A Cheap Lesson Contra "Burn It to the Ground"

Thursday, October 15, 2020

Business writer Alison Green writes in Slate that "Working From Home Is Making a Lot of People Miserable." It is interesting to consider all of the good things about having to go to an office that so many people have learned on their own hides because governments forced them to try to work from home wholesale. (This in no way excuses such tyrannical behavior.)

Here's just one of seven things the Ask a Manager columnist gleaned from readers -- and it's from someone who was working from home before the "lockdowns":

Image by Tito Texidor III, via Unsplash, license.
It was great when I was working from home and my kids were in day care/camp. Now I have a kindergartner and a second grader who are 100% online and it's no fun. For anyone involved. They don't understand "important" and will pester me while on the phone. Meltdowns, loud noises, all normal kid stuff but it makes it really hard for me to work. I'm tech support and tutor, while managing a small remote team and responding to clients. I'm working odd hours to catch up, taking calls and meetings through Teams on my phone. I'm frustrated and short with my kids. I feel like I don't get a break. I'm "on" from the moment the kids wake up until they go to bed, then I have to play catch up.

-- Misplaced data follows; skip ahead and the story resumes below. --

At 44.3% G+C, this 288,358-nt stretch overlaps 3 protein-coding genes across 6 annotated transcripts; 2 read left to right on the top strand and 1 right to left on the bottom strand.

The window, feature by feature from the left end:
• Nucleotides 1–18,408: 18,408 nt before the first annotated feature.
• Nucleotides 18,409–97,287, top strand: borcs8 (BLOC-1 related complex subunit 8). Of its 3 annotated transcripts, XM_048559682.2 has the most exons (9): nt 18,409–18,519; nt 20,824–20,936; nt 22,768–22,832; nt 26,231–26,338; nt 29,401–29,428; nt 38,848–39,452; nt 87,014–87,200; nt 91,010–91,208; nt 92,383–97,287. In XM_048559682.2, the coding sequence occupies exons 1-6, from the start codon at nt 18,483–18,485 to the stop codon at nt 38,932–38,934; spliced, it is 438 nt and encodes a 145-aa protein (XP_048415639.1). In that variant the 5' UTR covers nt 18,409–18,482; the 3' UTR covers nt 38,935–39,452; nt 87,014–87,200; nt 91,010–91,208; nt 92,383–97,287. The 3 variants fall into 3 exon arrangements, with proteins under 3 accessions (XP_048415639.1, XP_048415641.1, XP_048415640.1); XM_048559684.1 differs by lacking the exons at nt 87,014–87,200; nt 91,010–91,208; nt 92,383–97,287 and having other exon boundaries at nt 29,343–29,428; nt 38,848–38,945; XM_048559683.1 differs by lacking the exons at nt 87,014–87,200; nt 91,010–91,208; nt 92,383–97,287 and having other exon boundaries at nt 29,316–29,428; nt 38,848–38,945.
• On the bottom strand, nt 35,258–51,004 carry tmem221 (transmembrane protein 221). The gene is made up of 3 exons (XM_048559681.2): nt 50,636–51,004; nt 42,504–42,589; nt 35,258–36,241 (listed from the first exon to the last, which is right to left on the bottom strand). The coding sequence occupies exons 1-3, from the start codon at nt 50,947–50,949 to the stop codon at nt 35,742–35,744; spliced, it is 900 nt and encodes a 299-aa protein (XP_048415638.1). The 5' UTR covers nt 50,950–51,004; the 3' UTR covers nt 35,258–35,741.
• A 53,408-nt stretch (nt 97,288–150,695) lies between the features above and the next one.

Basically, it feels like I'm failing everyone. I'm dropping balls at work and I'm not the patient, helpful mom I want to be. When all this is over, I will need a serious vacation to decompress.
My kids are back in school, but this sounds very familiar, including the part about needing a vacation. Which sucks, because I would bet lots of people will have lost all kinds of momentum or will have lots of catching up to do. I have and I do.

If there is a positive learning to be gleaned from the lockdowns -- besides the value of rule of law -- it might be that idle fantasy can be a dangerous thing. There is a saying to the effect of, "Watch out: You may get what you wish for."

This has just happened to millions of office workers and during a time of great discontent -- a time when such ideas as defunding the police get actual traction, rather than the ridicule they deserve. (What about this crazy idea: Police that don't abuse their power...)

Burning down all our offices, we now know -- without actually having done so -- wouldn't be a bright idea.

Perhaps we should think twice before we burn anything else down.

-- CAV

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